Book Review by MICHAEL ARRUDA
Necon founder Bob Booth made it clear on his various writers’ panels over the years that he saw the novella as the ideal format for a horror story. Booth, who sadly passed away last year after a battle with lung cancer, thought it the perfect length to tell a terror tale.
And so it only stands to reason that Booth would choose to tell the story of Buddha Hill in the form of a novella.
Booth wrote Buddha Hill two decades ago, in 1986, when he was in his forties, and it was based on his experiences while serving in Vietnam in the 1960s, when he was in his twenties. The manuscript sat in a drawer for twenty some-odd years before it was re-discovered by his son Dan, and upon Dan’s prompting, Bob finally decided to publish it.
I for one am glad he did.
Buddha Hill tells the story of a young 21 year-old American soldier from Rhode Island who is serving in Vietnam. He quickly learns the ins and outs of how to survive on Bien Hoa Air Force Base located just outside Saigon. His daily life on the base is stressful as horrific pandemonium and uncertainty surround him on all sides. He also learns of the Buddhist Monks who inhabit a place known as Buddha Hill. There is something strange going on there, and he is warned by his buddies in the know to keep away from the place.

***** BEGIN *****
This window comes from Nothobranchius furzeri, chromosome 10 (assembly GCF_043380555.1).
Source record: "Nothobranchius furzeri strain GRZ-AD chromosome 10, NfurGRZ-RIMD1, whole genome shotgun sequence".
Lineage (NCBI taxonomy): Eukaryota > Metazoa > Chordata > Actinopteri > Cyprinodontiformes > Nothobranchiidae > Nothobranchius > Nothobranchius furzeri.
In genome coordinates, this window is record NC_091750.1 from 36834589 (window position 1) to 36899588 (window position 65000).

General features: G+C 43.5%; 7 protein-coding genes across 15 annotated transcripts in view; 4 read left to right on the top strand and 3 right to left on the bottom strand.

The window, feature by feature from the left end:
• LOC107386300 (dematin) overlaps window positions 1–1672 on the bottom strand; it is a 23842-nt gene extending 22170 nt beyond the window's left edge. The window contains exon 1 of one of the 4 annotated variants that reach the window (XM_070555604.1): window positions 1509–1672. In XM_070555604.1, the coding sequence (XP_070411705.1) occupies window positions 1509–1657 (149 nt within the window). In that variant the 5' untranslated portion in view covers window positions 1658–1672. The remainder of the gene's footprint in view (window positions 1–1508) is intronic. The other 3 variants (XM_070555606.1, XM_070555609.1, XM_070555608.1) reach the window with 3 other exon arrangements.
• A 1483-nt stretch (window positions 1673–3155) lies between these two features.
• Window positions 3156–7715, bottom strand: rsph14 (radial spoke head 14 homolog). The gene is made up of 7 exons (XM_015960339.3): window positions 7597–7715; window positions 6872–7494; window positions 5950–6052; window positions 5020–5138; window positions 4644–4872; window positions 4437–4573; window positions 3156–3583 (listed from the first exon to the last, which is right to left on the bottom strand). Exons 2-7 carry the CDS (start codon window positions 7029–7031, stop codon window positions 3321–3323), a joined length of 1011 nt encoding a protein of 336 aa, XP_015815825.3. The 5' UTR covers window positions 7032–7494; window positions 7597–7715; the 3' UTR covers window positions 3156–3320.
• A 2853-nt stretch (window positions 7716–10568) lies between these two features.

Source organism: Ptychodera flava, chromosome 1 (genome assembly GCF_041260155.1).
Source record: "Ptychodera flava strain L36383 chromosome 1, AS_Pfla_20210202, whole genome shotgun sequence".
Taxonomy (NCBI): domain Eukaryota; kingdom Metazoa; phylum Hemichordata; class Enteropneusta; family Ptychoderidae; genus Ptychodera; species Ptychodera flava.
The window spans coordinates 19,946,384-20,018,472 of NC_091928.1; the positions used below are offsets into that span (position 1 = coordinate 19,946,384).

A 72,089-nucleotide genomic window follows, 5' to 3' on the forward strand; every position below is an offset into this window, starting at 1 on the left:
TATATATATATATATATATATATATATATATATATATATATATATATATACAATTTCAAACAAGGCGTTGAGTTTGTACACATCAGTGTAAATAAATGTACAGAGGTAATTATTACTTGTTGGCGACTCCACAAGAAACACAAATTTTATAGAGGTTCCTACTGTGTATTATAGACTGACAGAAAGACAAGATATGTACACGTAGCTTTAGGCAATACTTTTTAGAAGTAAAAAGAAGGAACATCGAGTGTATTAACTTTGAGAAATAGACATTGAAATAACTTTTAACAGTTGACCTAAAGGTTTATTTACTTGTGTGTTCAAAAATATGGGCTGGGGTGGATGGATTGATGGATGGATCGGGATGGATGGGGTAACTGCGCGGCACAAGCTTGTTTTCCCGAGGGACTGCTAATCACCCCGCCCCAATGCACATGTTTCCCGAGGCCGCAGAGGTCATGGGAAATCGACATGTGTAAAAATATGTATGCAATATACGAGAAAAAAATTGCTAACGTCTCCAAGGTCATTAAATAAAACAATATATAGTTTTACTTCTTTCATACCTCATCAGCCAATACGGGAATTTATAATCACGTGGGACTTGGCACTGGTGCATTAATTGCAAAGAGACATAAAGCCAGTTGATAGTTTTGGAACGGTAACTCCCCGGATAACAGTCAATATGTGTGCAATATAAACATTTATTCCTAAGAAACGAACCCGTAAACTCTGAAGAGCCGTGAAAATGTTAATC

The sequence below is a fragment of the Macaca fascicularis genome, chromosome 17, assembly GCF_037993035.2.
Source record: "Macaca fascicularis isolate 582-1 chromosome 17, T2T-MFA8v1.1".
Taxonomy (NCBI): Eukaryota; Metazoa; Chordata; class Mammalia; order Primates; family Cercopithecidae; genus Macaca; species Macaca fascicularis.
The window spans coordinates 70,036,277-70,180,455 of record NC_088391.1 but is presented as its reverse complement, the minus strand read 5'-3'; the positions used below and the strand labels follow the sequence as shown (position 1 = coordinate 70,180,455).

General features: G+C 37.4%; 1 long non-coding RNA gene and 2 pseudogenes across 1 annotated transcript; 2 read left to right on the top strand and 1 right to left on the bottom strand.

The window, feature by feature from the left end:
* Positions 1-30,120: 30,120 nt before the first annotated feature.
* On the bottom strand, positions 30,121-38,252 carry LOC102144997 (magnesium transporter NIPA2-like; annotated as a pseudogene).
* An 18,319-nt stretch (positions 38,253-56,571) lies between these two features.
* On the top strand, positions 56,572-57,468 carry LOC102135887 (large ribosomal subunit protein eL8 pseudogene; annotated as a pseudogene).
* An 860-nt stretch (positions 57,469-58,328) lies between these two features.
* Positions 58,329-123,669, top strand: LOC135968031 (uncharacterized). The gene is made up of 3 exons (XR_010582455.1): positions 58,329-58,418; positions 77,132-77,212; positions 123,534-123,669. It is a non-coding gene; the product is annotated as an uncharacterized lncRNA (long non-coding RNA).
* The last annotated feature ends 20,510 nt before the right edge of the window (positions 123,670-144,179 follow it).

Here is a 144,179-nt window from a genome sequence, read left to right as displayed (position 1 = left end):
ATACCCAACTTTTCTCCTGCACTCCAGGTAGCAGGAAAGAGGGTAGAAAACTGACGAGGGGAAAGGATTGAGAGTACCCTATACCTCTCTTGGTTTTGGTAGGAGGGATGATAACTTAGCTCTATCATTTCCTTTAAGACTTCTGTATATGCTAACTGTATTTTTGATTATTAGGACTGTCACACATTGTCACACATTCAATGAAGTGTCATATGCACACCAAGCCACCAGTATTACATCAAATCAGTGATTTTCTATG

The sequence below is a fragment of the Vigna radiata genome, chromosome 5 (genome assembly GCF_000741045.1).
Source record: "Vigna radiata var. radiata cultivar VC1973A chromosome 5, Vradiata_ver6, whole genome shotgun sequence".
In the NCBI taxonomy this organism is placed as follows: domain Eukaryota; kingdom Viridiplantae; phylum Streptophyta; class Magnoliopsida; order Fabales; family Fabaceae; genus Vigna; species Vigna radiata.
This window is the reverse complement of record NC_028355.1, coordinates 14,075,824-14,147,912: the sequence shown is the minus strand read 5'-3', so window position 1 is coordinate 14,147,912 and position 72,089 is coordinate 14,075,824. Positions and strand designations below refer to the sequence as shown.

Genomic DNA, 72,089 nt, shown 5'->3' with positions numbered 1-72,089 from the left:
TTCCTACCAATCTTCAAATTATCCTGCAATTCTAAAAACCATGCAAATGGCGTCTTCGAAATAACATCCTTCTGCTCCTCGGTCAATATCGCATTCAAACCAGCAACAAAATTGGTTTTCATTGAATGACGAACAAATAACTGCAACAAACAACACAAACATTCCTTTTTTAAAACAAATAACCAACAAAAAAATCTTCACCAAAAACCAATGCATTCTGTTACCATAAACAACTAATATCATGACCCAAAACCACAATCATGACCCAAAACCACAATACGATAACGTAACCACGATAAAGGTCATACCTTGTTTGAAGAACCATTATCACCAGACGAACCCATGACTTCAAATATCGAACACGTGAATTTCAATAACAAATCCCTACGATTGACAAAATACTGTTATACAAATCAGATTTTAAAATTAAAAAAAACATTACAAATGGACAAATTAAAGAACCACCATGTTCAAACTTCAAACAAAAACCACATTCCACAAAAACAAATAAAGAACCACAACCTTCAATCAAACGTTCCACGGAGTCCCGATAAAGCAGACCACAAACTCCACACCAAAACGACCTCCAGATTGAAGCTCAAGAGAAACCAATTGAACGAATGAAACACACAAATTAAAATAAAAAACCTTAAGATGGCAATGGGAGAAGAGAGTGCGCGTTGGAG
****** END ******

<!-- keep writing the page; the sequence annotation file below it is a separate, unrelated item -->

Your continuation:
The story of Buddha Hill follows this young soldier as he tries to survive in Vietnam. In the process, he pursues a relationship with a young Vietnamese prostitute. All the while, Buddha Hill looms mysteriously in the background, an ominous reminder that there’s something supernatural going on out there in the jungle, something frightening, and something very deadly.
With the ever intensifying war closing in around him, and the mystical monks manipulating in the shadows, the soldier begins to wither under the weight of paranormal pressure, struggling to tell what is real and what is imagined.
My favorite part of Buddha Hill is that Booth nails the atmosphere of wartime Vietnam. Booth obviously takes from his firsthand experiences in Vietnam, and this novella is all the better for it. He brings you into the heart of the jungle, into the heat of Vietnam, so much so you can almost feel the humid moisture on your brow. Booth also captures the fear these soldiers felt serving in a foreign land and culture halfway across the world. The story is frightening even without its supernatural elements.
That being said, Buddha Hill is definitely a quiet horror tale. This is a novella of mood and atmosphere, not of spilled blood and violence. As such, it works. The mysterious monks at Buddha Hill remain spookily in the background, subtly affecting those around them, especially the impressionable American soldiers.
As a novella, Buddha Hill is quick and efficient. There’s no fat on these bones. Author Booth gets in, tells his story, and gets out.
Buddha Hill is a moving, chilling tale of the supernatural amidst the backdrop of the volatile jungles and cities of Vietnam during the Vietnam War. It’ll get under your skin and will stay with you long after you’ve finished reading it.